Scientists have achieved an impressive feat by creating the world’s smallest particle accelerator, a device slightly larger than a coin. This little wonder Detailed in an article in Nature magazineIt represents a technological demonstration that could pave the way for revolutionary medical devices.
Traditional particle accelerators, such as the Large Hadron Collider (LHC), span different countries and cost billions. These giants have been instrumental in revealing cosmic secrets, but accelerators also have more terrestrial uses, including cancer treatment.
In contrast, the latest addition to this technology has a modest footprint, a device that can fit comfortably next to a penny. It represents a shift from vast, sprawling facilities to something that could one day fit on a silicon chip.
Traditionally, electron accelerators use metal cavities to propel particles. However, these cavity-based systems are bulky and error-prone. The new chip-sized accelerator uses targeted laser shots, marking a departure from the old and toward a more precise and potentially cost-effective method.
Howard Milchberg, a physicist at the University of Maryland, expressed his admiration for this innovation. “I think this paper is really interesting and fascinating in physics, for sure,” he said.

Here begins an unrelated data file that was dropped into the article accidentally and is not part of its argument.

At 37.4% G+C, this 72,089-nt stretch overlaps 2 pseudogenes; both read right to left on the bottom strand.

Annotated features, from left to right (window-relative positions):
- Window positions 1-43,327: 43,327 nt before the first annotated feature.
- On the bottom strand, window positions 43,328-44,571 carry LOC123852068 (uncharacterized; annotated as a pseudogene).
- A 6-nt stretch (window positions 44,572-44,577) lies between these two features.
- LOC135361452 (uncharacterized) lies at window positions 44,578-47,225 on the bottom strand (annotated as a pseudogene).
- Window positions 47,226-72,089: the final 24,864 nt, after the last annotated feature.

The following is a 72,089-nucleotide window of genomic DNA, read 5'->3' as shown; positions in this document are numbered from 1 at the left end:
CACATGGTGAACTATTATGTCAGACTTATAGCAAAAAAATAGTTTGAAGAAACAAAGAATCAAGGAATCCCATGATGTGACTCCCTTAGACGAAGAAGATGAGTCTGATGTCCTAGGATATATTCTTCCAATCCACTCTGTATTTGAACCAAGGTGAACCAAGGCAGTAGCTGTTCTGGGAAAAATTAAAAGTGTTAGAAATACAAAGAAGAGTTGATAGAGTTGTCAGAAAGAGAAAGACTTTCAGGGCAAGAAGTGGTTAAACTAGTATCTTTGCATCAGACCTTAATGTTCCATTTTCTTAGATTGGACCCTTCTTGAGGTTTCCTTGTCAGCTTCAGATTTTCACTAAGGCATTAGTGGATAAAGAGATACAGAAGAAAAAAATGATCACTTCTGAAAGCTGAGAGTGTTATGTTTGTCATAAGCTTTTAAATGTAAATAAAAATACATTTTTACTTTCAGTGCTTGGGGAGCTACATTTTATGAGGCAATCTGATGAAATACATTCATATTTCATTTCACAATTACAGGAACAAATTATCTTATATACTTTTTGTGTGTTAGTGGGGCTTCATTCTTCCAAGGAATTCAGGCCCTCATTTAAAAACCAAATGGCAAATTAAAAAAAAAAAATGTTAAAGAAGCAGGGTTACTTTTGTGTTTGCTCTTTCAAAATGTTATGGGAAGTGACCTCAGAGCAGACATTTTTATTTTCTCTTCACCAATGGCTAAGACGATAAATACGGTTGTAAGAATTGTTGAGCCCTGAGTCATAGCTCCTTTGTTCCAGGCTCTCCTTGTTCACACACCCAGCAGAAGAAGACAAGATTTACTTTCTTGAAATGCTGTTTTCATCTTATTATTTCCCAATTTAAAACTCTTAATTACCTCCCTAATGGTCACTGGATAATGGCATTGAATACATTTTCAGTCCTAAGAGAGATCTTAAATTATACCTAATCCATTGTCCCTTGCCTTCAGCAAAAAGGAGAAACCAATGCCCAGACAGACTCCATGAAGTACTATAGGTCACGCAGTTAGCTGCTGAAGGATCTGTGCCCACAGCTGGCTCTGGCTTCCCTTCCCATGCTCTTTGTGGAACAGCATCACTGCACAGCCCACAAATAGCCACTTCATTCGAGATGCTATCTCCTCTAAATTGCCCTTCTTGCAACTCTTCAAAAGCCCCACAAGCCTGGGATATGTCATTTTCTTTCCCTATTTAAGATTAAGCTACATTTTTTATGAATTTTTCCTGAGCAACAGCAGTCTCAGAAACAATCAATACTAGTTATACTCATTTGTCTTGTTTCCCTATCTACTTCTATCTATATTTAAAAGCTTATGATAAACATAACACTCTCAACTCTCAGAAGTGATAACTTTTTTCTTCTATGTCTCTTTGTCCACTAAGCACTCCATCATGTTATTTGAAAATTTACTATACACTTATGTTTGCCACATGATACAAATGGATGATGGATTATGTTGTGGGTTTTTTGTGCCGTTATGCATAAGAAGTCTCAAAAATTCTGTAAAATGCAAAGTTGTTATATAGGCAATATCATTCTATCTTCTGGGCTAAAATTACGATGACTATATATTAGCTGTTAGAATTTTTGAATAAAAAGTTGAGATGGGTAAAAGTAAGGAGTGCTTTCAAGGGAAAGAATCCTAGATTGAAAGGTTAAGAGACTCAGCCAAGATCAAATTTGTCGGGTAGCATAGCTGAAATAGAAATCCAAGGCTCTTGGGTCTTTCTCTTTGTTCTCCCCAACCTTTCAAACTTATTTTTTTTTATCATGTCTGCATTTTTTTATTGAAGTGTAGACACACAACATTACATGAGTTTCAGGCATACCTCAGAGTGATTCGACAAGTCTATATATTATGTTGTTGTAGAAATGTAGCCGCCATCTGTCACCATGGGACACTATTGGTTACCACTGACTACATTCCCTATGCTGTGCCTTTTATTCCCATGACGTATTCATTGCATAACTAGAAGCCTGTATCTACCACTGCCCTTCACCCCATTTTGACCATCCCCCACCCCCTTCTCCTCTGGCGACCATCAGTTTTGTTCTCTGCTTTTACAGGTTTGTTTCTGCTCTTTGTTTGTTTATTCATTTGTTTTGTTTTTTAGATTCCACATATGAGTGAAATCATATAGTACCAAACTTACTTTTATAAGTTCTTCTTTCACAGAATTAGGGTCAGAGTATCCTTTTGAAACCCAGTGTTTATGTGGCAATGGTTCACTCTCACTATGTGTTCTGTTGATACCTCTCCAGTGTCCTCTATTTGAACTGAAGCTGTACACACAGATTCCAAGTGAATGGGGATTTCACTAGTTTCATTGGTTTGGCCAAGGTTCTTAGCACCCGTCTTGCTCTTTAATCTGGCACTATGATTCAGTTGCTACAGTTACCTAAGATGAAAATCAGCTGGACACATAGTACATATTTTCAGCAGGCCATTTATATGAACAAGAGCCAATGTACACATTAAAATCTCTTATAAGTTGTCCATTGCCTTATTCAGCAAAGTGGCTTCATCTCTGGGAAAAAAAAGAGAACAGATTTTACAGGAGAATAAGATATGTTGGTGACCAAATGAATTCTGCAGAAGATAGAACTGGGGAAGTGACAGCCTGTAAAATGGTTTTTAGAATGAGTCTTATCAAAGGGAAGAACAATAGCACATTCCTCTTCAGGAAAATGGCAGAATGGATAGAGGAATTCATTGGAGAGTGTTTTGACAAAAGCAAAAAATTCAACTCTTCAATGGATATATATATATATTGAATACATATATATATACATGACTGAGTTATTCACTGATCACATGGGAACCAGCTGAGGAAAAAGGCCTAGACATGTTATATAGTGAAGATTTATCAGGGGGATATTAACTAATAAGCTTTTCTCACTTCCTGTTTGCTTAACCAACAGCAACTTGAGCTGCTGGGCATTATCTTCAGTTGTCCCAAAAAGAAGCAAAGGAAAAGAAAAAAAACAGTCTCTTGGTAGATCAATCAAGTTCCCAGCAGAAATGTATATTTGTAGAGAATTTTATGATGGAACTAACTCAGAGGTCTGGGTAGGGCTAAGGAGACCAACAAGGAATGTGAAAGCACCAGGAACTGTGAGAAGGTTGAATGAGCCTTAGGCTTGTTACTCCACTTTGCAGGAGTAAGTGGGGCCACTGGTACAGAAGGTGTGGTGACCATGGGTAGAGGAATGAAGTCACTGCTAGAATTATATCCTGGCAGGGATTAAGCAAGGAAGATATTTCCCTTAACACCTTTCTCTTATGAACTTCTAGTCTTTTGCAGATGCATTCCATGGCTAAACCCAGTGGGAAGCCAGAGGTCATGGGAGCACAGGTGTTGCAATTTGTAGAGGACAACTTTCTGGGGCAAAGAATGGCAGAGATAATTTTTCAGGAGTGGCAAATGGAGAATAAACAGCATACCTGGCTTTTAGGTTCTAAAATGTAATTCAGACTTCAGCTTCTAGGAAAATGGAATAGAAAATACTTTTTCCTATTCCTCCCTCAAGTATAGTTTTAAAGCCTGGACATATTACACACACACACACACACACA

Developing such a small accelerator presents enormous challenges. The process required the precise creation of hundreds of tiny columns of silicon, a task that had previously seemed insurmountable. “Making such small features with sufficient precision is very difficult,” admitted Thomas Kluba, one of the researchers behind the project.
Despite the current prototype’s modest production output—it conducts only about one electron per second—advancements in chip manufacturing have allowed the team to realize its design using methods common in semiconductor manufacturing.
A vision for the future
Although practical applications seem distant, the potential is enormous. “I don’t know how practical this could be,” Milchberg admitted, noting the significant improvements needed for real-world use. Cloba remains optimistic, envisioning medical applications such as electron accelerators being compact enough to be introduced laparoscopically to treat skin cancer.
“This is smaller, cheaper, and fits anywhere,” Schluba said, hinting at a future where more advanced medical treatments could become more accessible than ever before.
In the dynamical field of particle physics, this miniaturization represents an important step forward – ushering in an era in which what was once the domain of large facilities may soon be available in the palm of your hand.
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